U.S.A. –-(AmmoLand.com)- As part of AmmoLand’s investigative journalism, a Freedom of Information Act (FOIA) request revealed this bear attack which happened in Wyoming, in 2010.
On 14 August 2010, in the Union Pass area, on Forest Service Road 693 near Fish Creek in west-central Wyoming, a family group was camping. One of the children reported they had seen a dead calf near the creek.
Two members of the group armed themselves to investigate. The creek was about 300 yards from the campsite. They were unsure if the calf were dead or merely sleeping. If the calf were dead, they would need to keep the children, who wanted to go fishing, away from the creek, because of the danger of bears in the area. They approached the creek about 8:15 a.m.
As the two people walked down the road toward the creek, there appeared a slight gap in the trees on their right as they approached the creek. One of them said that “looked like a good place for bears”, just before a grizzly erupted from the woods, coming at them at “90 miles an hour”.
The person in the lead shouldered his Savage 99, chambered in .308, loaded with five rounds of reloads with 150-grain Game King bullets. The bear appeared only 15 feet from them. At 8-10 feet, he fired. The bear stumbled and went down, slightly to his right, at the edge of the road. As the bear started to get up, he fired a second shot and his partner opened up with the .41 magnum. The .41 magnum was loaded with reloads and lead bullets. Both people emptied their firearms at the bear, which managed to crawl a few feet away and collapse next to a pine tree.
The shooters did not have any extra ammunition with them. The bear was still moving when they left. They went back to their camp. About 45 minutes later, they returned in a pickup truck to make sure the bear was dead.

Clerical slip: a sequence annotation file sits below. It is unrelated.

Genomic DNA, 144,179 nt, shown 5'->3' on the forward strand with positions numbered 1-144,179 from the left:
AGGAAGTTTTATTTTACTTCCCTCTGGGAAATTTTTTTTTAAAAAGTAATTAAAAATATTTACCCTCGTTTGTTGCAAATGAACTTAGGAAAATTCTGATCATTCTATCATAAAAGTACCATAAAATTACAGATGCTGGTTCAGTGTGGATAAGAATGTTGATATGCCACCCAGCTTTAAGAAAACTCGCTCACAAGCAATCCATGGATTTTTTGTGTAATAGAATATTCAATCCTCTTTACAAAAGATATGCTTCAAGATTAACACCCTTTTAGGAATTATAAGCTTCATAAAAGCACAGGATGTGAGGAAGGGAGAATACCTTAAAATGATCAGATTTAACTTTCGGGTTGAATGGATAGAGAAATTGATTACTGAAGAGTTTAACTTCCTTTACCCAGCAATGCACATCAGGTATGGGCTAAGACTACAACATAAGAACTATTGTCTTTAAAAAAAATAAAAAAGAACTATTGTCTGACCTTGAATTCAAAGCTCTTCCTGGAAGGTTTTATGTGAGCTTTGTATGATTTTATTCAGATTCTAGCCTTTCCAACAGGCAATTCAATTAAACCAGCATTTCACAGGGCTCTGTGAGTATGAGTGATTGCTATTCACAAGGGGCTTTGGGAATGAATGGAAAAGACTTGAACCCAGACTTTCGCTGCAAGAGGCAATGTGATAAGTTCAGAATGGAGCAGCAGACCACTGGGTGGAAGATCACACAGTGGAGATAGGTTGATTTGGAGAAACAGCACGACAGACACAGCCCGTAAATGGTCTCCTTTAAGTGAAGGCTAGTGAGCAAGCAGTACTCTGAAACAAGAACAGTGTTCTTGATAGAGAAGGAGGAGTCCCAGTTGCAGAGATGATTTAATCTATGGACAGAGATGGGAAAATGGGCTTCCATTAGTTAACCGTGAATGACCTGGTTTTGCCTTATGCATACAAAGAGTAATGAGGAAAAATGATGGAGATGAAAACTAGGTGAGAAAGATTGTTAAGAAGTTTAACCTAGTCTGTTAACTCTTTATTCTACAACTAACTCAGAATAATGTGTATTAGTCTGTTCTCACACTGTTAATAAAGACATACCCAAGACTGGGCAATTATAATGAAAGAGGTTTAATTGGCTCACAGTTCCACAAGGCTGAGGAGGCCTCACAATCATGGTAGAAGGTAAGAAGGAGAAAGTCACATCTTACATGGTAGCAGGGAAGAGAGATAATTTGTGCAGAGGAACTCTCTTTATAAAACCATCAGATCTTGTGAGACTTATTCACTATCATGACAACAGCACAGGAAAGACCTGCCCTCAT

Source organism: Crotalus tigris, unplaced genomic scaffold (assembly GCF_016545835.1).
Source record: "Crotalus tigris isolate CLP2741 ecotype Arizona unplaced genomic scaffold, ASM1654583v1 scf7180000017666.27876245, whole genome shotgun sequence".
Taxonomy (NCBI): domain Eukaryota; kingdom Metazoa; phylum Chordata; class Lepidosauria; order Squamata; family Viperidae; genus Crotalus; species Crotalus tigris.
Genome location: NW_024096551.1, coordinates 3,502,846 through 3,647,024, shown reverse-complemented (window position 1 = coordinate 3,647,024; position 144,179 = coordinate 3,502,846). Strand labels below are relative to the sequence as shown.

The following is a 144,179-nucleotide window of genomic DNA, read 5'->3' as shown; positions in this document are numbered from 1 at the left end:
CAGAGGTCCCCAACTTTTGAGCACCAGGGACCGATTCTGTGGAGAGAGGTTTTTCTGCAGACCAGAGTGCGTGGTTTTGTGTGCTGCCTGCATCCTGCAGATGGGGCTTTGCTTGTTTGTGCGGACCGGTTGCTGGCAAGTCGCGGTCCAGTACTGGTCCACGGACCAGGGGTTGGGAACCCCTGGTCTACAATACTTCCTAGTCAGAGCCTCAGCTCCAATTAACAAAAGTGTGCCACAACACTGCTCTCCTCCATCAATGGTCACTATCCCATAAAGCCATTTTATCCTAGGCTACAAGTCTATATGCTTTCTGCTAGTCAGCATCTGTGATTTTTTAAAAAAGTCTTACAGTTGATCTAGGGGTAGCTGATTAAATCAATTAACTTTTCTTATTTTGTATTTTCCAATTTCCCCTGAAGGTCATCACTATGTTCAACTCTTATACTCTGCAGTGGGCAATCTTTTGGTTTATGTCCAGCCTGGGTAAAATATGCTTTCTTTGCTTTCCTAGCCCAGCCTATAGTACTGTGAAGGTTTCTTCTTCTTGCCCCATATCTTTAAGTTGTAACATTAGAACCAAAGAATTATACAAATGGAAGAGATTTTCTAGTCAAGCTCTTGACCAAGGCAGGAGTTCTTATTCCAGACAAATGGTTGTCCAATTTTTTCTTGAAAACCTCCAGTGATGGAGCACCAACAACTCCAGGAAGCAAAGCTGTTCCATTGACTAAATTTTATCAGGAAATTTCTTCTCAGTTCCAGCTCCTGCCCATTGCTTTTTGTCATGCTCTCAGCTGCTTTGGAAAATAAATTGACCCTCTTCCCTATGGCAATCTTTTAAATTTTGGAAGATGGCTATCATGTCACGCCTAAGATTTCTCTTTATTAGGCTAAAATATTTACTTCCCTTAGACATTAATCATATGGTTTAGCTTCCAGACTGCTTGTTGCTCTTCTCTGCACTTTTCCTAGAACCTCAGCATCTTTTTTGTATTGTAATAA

The bear appeared dead. They got out of the truck to investigate. They saw a dead calf beyond the dead bear, near the creek. Nearby was a cow, presumably the mother of the calf.
Then more bears appeared, a sow with two cubs. The owner of the Taurus revolver had exchanged it for a camera. The one with the Savage rifle yelled and raised his rifle, and the bears retreated. When the bears appeared, the cow took off running.
The shooters got back into the truck. They traveled to the Forest Service guard station and reported the incident.
When the field necropsy was done on the bear, it was discovered the bear was hit three times with .308 caliber bullets. The bear was a boar, approximately 18 years old, and had an unreadable lip tattoo. Ear tags had been attached, but had been torn out long before the shooting. The history of the bear could not be determined.
The investigation determined the calf had been killed by wolves, then fed on by grizzly bears. The information was forwarded to the U.S. Attorney’s office for Wyoming.
On 6 December 2010, the United States Attorney’s Office, District of Wyoming, declined prosecution.
About Dean Weingarten:
Dean Weingarten has been a peace officer, a military officer, was on the University of Wisconsin Pistol Team for four years, and was first certified to teach firearms safety in 1973. He taught the Arizona concealed carry course for fifteen years until the goal of Constitutional Carry was attained. He has degrees in meteorology and mining engineering, and retired from the Department of Defense after a 30 year career in Army Research, Development, Testing, and Evaluation.